Everyone needs a roof above their heads. According to the Worldometer, Kenya’s 2023 population is estimated at 55,100,586 people at mid-year. Kenya’s population is equivalent to 0.68 percent of the total world population. At the same time, Kenya ranks number 26 in the list of countries (and dependencies) by population.
With such a vast population, the housing demand has been growing yearly. According to Habitat for Humanity, Kenya has an annual housing demand of 250,000 units with an estimated supply of 50,000 units, culminating in a housing deficit of 2 million units, or an 80 percent deficit. Housing affordability is a crucial challenge in Kenya, with many people unable to buy or build their own homes.
The increase in population and the demand for affordable houses forced the government to develop the Affordable Housing project to construct at least 500,000 affordable housing units for Kenyans. But this seemed a tall order for the government unless private investors, too, gave it a hand with similar projects.
And with the world moving towards green in virtually everything, the demand for houses in Kenya has also shifted. Developers and potential homeowners are increasingly looking for projects that adhere to green energy and promote the same to secure and protect the earth, not just for the present generations but for the future, too.
Undoubtedly, the imperative for green affordable housing has become increasingly pronounced in Kenya, driven by environmental, economic, and social factors. As urbanization accelerates and the population grows, there is a rising demand for housing that not only addresses the pressing need for shelter but also considers the ecological impact of construction and living spaces.
Green affordable housing in Kenya is crucial for mitigating the environmental footprint of the built environment, promoting sustainability, and enhancing energy efficiency. The emphasis on environmental responsibility and affordability is essential for fostering inclusive and sustainable development in Kenya’s rapidly urbanizing landscape.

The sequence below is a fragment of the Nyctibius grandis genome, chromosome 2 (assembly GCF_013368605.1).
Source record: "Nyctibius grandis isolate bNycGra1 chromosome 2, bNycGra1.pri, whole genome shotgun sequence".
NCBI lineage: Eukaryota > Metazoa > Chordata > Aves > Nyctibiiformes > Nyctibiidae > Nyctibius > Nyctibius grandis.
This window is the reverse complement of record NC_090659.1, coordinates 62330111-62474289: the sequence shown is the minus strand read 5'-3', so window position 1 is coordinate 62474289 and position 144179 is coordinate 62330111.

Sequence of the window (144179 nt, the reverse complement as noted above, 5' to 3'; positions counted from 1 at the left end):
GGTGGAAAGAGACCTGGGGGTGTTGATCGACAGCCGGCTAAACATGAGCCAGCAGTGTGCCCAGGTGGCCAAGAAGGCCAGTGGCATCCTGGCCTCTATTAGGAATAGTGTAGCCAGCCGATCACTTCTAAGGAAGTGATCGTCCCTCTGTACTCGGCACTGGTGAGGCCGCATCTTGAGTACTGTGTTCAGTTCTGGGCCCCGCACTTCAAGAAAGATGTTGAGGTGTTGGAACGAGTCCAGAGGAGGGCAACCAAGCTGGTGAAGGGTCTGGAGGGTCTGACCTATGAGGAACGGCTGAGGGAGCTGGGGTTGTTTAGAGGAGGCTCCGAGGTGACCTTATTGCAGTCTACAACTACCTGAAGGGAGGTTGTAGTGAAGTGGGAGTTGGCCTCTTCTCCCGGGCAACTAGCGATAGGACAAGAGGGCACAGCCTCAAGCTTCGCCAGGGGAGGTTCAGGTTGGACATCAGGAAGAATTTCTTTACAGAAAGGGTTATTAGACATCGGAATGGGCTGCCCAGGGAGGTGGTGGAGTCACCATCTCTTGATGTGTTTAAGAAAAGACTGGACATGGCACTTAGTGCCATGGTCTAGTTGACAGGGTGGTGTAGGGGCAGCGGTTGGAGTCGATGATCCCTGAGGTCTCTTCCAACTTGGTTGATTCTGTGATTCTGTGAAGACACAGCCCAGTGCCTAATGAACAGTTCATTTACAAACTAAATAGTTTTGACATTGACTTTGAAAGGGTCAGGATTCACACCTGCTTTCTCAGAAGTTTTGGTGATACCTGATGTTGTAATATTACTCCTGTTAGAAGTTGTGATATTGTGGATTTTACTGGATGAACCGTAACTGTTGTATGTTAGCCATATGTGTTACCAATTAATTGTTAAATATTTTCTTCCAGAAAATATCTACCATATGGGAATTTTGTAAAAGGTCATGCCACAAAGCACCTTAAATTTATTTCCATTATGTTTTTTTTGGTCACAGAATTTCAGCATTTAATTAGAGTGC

With that in mind, leading lenders such as Stanbic Bank Kenya started a journey to pioneer green affordable housing projects through green housing financing, one of the unique products within the Kenyan banking sector. Stanbic Bank Kenya has a dedicated Real Estate team that is focused on providing end-to-end financial solutions across the value chain of their real estate clients. Additionally, they offer a competitive mortgage product offering for their retail clients.
Stanbic has partnered with IHS Kenya Limited to push for the uptake of green affordable housing finance in Kenya, in line with the bank’s commitment to sustainability anchored, among other things, enabling Kenyans access to environmentally friendly, affordable, and quality green housing solutions. Greenhouses reduce costs associated with energy use, water use, and maintenance.
To provide up to 4,000 affordable apartments for sale and rental within seven years, the bank will provide end-user financing support to enable Kenyans to acquire these affordable units in Kenya.
This partnership, according to Stanbic Bank, provides Kenyan homebuyers with access to eco-friendly, reasonably priced housing that comes with quality amenities. Additionally, it follows the Mortgage Relief provisions of the 1995 Income Tax Act cap 470, which helps reduce financial burdens. Homebuyers will also enjoy an extended loan tenure of up to 25 years, which gives them greater flexibility in repaying their loans. Moreover, Stanbic Bank’s commitment to a low fixed interest rate of 9.5% makes homeownership a feasible goal for a broader range of people in Kenya, ensuring affordability.
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